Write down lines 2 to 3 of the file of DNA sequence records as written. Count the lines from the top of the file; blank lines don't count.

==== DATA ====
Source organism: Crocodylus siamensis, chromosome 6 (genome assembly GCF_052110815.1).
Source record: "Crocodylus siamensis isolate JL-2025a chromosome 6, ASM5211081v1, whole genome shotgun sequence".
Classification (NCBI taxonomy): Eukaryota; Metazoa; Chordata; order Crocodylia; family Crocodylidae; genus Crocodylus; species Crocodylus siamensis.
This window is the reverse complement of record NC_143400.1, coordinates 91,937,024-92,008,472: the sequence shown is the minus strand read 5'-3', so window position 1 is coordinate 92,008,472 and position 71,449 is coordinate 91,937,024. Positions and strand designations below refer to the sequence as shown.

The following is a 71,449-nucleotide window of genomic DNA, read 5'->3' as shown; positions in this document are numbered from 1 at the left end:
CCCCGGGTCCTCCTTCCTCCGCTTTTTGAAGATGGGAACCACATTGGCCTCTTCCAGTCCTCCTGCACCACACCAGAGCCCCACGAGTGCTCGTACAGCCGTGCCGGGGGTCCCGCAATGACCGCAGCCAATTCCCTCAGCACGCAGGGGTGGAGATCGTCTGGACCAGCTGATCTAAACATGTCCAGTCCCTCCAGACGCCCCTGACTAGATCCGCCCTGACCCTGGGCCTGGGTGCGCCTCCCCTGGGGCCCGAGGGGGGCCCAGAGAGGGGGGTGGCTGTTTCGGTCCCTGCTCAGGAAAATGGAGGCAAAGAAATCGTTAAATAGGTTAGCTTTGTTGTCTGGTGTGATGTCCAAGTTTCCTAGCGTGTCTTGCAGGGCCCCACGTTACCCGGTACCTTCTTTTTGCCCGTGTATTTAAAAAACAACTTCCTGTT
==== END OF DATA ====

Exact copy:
Source record: "Crocodylus siamensis isolate JL-2025a chromosome 6, ASM5211081v1, whole genome shotgun sequence".
Classification (NCBI taxonomy): Eukaryota; Metazoa; Chordata; order Crocodylia; family Crocodylidae; genus Crocodylus; species Crocodylus siamensis.